10. There was only ever one rocket-armed Wirraway. A little history... In 1949 the front-line fighter of the RAAF was the Mustang, and the first Vampires were starting to arrive (the RAAF's first jet fighter). Advanced training and refresher training for fighter pilots was being carried out using CAC Wirraway aircraft, but the Wirraways were not able to train pilots in the full syllabus required by fighter pilots, since they were not fitted with gyro-stabilised gun-sights and they could not carry rocket armament. So in December of 1949 the RAAF Director of Technical Services wrote to RAAF Headquarters on behalf of the Air Member for Technical Services with a request to enable a full syllabus of training to be carried out with Wirraway aircraft by fitting the following items: An AN-N6 Cine Camera Gun (as an alternative to the G.45 gun cameras already fitted); A Gyro Gun Sight (Mark 2D Series 2 or 3) in lieu of the Reflector Sight installed by Wirraway Order No. 134 (offset to the left to enable the instructor in the rear seat to have an unobstructed view when using the Aldis sight); Rocket pods (zero length rails) to enable the carriage of 6 rockets (3 under each mainplane) in such a manner as they do not interfere with bombing and gunnery installations; and Provide remote controls in the rear cockpit for the operation of the VHF set installed by Wirraway Order No. 173 (which only specified operation from the front seat). It was requested that the Air Armament School (AAS) at East Sale be instructed to carry out a prototype installation, and that Technical Services officers would visit if assistance was needed. This was seen as an urgent training requirement, and the AAS prototyping was requested as soon as possible. The Mark 2D Gyro Gun Sight and the AN-N6 Camera were both designed for 24V operation, requiring voltage boosters to enable them to be operated from the Wirraway’s 12V electrical system. Tests were required to determine if the power from the Wirraway’s engine-driven generator would be sufficient for these extra items and their voltage boosters. The requirement that the RP installation should not interfere with the existing bombing and gunnery installations was ambiguous, as it did not specify if the aircraft should carry under-wing gun packs (which were already fitted to all Wirraways at this time) and RP rails at the same time, or if the gun packs could be swapped for RP rails. The prototype installation carried out at AAS followed the second of these interpretations. Records show that Wirraway A20-729 was used for a mock-up installation and A20-723 was modified for the full installation and flight trials. The first flight with the new equipment fitted was carried out on 20 July 1950 at East Sale. The first rocket firing was carried out during a flight on 24 July. Further successful firing tests were carried out in July. But the program was discontinued and no other Wirraways were fitted with this capability. I've uncovered a sketch of the proposed rocket installation by the AAS, but I've never come across photos of the aircraft or the trials. So I'm basing this build on "educated speculation". So I'm planning to model A20-723 fitted with six RP-3 rockets on zero-length rails, a gyro-stabilised gun-sight and an AN-N6 gun camera on the wing centre-section. To duplicate this aircraft, I'll need a Wirraway kit, and ideally some rockets plus a gyro-stabilised gun-sight. The Wirraway will be the 1/72 Special Hobby kit (in all its flawed glory). Looking at my stash, the gun-sight and zero-length rails will come from a Tamiya F-51 kit and the RP-3 rockets will come from a Valom Bristol Buckmaster (why do I have two of those in my stash???). Here's where the fun will begin: First up is to construct the fuselage frame and detail the cockpits. Here are a couple of photos of the start of this process, alongside a scratch-built fuselage frame I've made for an MPM Wirraway I'm also building. Important to note that we must ignore the kit instructions here... Wirraways were all silver inside, no C364 "interior green" at all. None. Everything was silver, except black instrument panels, black electrical panels, and various red and yellow highlights for controls. No "interior green". And another view showing the instrument panels. You can see that the framework tubes are fairly chunky and SH have not replicated the framework too well. Several extra tubes have been added, and some real tubes are missing. Plus the foot-troughs should be discontinuous, not one long trough as the kit provides. But I'm living with it for this model... definitely changing it for my 1/48 and 1/32 builds... Edit: Note that there are two radio sets under the rear instrument panel (R.1082 and T.1083) - these were no longer in use by the 1950s, so I've removed them from the model.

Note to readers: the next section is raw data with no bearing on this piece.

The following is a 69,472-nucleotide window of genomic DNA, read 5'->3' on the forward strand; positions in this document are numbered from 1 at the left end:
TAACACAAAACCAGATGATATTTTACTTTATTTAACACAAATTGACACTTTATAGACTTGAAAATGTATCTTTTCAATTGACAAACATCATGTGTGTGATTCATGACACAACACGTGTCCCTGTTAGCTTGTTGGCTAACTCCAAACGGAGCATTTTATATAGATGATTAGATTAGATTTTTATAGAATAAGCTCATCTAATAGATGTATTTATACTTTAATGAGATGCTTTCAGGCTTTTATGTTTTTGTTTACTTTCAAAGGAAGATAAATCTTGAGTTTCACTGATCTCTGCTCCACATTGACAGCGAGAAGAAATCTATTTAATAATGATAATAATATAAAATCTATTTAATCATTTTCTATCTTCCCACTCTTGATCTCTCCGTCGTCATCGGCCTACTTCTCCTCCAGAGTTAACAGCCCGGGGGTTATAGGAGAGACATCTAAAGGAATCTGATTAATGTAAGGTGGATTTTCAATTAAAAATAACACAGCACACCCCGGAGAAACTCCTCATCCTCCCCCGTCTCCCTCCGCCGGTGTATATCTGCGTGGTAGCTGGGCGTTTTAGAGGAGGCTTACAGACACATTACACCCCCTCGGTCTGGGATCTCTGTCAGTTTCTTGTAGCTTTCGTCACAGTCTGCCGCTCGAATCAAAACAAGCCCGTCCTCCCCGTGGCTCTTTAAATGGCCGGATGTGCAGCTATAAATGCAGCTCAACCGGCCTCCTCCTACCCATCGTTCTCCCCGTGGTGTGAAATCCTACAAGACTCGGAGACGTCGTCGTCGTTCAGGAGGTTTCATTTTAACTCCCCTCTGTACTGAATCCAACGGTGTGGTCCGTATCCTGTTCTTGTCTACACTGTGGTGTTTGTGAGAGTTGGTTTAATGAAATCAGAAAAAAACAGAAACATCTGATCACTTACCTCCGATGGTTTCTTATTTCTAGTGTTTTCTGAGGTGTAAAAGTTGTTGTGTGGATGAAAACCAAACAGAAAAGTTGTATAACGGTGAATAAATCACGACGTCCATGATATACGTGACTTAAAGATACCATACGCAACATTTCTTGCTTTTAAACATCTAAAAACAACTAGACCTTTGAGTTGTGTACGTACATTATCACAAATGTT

11. In (June?) 2022 Special Hobby is to release a 1/72nd Aero Ab-11 - L-BUCD "Blue bird" on a long flight over Europe, Africa and Asia - kit - ref. SH72471 Source: https://www.hannants.co.uk/product/SH72471 V.P.